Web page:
August 31, 2021

From the Rector…
Everyone has a story to tell and everyone has a sorrow to share. Too often, we keep those things bottled up inside for whatever reason—and we are a little less because of it. Stories and sorrows shape us and they help to shape
others. They define our experiences and help us and others make meaning about the world. Celebrations and joys can do that too and we are quick to share those things with one another. It is stories and sorrows thatspeak to the depths of our being and help us to feel human, to feel connected toone another.

In this past eighteen months we have had more than enough of sorrows and sufferings. We will have to endure more in the weeks and months ahead. COVID has stretched our capacity for good health—physically and spiritually. It has enticed our fears and plays out in our nightmares. It has divided us in a time when we need to be united. It has shown us for who we are and not who we want to be. As Christians, we are to practice compassion especially in the face of things we don’t like or understand. Instead, our hearts are becoming hardened in thisvariation of a pandemic of the unvaccinated.

It will not help us to call people names or use threats as a way of manipulation in order to get more folks vaccinated. Those who feel bullied will find obstinate reasoning as their only source of strength and they will hold firm to their refusals in being vaccinated. Bullying is not a strength of the Christian. Instead, we hold true to faith. We pray. We can encourage others in gentle ways that reflect a willingness to listen instead of telling people what they ought to do. Its not always about fixing another’s problems. Instead, we remember that “It’s not about the nail.” We make ourselves available to one another—striving for relationship first and then finding ways to meet other’s needs on their terms, not ours.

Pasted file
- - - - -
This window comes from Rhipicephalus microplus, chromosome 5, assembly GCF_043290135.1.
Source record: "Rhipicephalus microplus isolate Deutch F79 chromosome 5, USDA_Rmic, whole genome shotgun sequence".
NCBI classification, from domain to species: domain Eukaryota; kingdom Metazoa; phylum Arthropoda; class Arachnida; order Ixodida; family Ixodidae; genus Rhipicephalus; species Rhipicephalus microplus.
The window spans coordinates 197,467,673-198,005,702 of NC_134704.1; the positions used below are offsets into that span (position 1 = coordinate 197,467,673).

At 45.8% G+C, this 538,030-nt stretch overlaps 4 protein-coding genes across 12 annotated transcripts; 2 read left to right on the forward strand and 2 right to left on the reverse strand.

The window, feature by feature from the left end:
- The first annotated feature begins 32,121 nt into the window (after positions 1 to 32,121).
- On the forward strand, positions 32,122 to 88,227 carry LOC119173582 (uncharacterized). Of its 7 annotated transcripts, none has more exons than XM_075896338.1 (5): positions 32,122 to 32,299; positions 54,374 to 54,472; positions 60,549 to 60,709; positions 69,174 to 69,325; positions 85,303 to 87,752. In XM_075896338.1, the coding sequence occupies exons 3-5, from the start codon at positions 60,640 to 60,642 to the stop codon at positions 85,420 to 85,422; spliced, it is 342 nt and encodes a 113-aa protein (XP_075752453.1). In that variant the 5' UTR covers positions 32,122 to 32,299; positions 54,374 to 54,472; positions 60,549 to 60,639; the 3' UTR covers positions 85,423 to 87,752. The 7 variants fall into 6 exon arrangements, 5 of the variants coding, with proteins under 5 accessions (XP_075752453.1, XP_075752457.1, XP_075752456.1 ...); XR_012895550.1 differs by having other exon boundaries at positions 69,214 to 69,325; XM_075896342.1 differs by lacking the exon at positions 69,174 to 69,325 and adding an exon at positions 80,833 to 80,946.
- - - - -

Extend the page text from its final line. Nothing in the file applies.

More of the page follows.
The beautiful thing about freedom is that we have choice. Not in every experience or decision that we face, but always in how we choose to relate to one another. Would this pandemic end quicker if we all got vaccinated? Probably—but that is not the thing that drives our relationships. Compassion for all—vaccinated and unvaccinated—that is what drives us. That compassion is predicated on three principals: 1. Just like me, you want to be free from suffering. 2. Just like me, you wish to know peace. 3. Just like me, you wish to know joy. Unfortunately, we all
suffer, and we do not always know peace and joy—but it is that basic desire in every human being, every creature you encounter that connects us to all living things.

In some ways, the Delta variant has been harder on me than COVID was. I’m tired. You’re tired. Our healthcare workers and hospitals are tired. Our communities are tired. We are tired of living in fear that we will test positive. We
are tired of wearing facemasks in public. We are tired simply from the exhausting effort of being cautious in our daily lives and the constant change that flutters around us. We are tired and we don’t want to be sick. I wish I had a telephone with a red button that was a direct link to God. That I could call God up and ask him when all this might be over. Unfortunately, I don’t. We will make it through. We will remain faithful to our fellow humanity just as Jesus was faithful to us to the point that he climbed on a cross and died for us—even and especially in our sinful and ignorant natures. We are Christians. We believe in something more than simply what this world offers. We believe in the Good News. And that is what we can tell others when we are an encouraging, inviting, non-resistance presence that pours out compassion for all those who are in a place of resistance. Because we know, just like us, all others want to be free from suffering. Just like us, all others want to know peace. Just like us, all others want to know joy.
Spread a little joy today. The whole world needs it.
Light and Life,